Set in the milieu of a small art school in Oregon, and filmed on the campus of Portland’s now-defunct Oregon College of Art and Craft, the film is certainly not the first to hold the creative process up to scrutiny: its agonies and ecstasies, false starts and alchemical transformation of abject failure into — well, more interesting failure. But it is one of the best, in a medium that consistently gets art dead wrong, too often forsaking patience for the moviemaking shorthand of showing the flash of genius as, say, Jackson Pollock discovering drip painting literally overnight, in one alcohol-and-insomnia-fueled burst of discovery.
Co-written with her frequent collaborator Jonathan Raymond, “Showing Up” centers on Lizzy, a tortured ceramic artist specializing in small, sketchily rendered figures of women in awkward poses, created for the film by Cynthia Lahti. (Also accompanied by Lahti’s figurative drawings, Lizzy’s sculptural works sneak up on you gradually, like the film itself. These “girls,” as Lizzy’s friends call them, appear crude and slapdash at first glance, but the longer you look — and Reichardt lets us look and look and look — the more exquisitely expressive their eccentric gestures become.)
Is Lizzy, played by Reichardt’s other frequent collaborator Michelle Williams (“Certain Women,” “Meek’s Cutoff,” “Wendy and Lucy”), always this dour? Maybe not. In her defense, the opening of her next show is a week away, and she’s stressed out by the fact that she has had no hot water in the apartment she rents from her neighbor, fellow artist and (sort of) friend Jo, for several days. Jo is played by the ever-wonderful Hong Chau, last seen in Darren Aronofsky’s polarizing “The Whale,” for which she was nominated for a supporting actress Oscar. She is no less memorable here, as a woman whose blithely oblivious solipsism irks Lizzy.
There are other strains on our heroine, not the least of which is the care of an injured pigeon, mauled by Lizzy’s cat, subsequently rescued by Jo and then largely left to Lizzy to babysit while Jo, an installation artist, prepares to open not one but two of her own shows. Other headaches for Lizzy include worrying about her mentally ill brother Sean (John Magaro) and her childlike father (Judd Hirsch), a retired potter.
It’s an artistic family: Lizzy’s mother (Maryann Plunkett) works with her daughter in the administrative office of the school, where kooky students, faculty and staff members drift in and out, most notably musician/actor André Benjamin’s Eric, who runs the kiln where Lizzy fires her work, and Janet (Orianna Milne), who, while watching a tai chi-like outdoor workshop called “Thinking in Movement,” says, “I can’t figure out what class this is, but I really want to join it.”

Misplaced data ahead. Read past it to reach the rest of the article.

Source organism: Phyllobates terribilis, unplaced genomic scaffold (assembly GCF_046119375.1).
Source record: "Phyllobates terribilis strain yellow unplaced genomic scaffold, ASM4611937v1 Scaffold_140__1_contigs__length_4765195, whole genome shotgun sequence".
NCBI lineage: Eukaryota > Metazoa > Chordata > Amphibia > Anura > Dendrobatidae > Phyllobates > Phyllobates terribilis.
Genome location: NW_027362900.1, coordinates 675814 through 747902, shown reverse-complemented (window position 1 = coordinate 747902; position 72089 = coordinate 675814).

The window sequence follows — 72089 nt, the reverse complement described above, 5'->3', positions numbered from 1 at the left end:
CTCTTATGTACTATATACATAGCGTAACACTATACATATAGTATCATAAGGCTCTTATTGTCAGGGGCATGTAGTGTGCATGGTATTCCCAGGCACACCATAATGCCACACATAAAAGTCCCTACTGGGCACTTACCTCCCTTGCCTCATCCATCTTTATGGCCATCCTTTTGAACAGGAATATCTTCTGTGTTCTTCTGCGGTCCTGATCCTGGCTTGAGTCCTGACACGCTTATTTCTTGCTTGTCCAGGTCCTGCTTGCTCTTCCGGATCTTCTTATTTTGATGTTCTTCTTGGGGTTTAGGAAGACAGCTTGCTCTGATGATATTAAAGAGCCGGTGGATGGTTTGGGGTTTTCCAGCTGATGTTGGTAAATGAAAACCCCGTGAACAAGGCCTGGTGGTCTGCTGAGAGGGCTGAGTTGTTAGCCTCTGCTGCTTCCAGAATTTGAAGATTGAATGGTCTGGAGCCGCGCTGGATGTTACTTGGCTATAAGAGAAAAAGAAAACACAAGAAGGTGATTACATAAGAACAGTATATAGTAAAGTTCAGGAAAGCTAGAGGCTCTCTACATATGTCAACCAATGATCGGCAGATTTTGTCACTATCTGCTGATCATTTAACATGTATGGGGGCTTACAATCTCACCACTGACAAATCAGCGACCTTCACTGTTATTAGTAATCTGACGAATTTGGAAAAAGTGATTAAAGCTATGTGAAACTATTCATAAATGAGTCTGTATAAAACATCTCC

You may have a similar sentiment about the film, which, like Lizzy’s girls, speaks not in words, but with a strange and strangely mesmerizing visual poetry: Reichardt’s camera lingers, with more forbearance than most films, on scenes where not much seems to be happening.
There’s a line in “Showing Up” that teaches us how to watch a film like that. Ironically, it’s spoken by Sean, who seems to suffer from paranoid delusions, and who generally makes no sense. One day, Lizzy finds him in his backyard, digging massive holes in the dirt — mouths, he calls them — for a “major” art piece. “Art is the Earth talking,” he tells Lizzy. “You have to listen to what isn’t being said.”
That’s absolutely true here, too. There’s a lot of talk about nothing. But it’s in between the small talk — Lizzy bickering with her family at the opening about whether there’s too much cubed cheese, or not enough — that Reichardt’s film speaks loudest. What is it saying? That the best art isn’t a religion, or magic, or maybe isn’t even genius. That, instead, it’s hard work. It’s getting your fingernails dirty and paying attention to the silence.
R. At AMC’s Georgetown 14 and the Angelika Film Center Mosaic. Contains brief graphic nudity, in the context of a life drawing class. 108 minutes.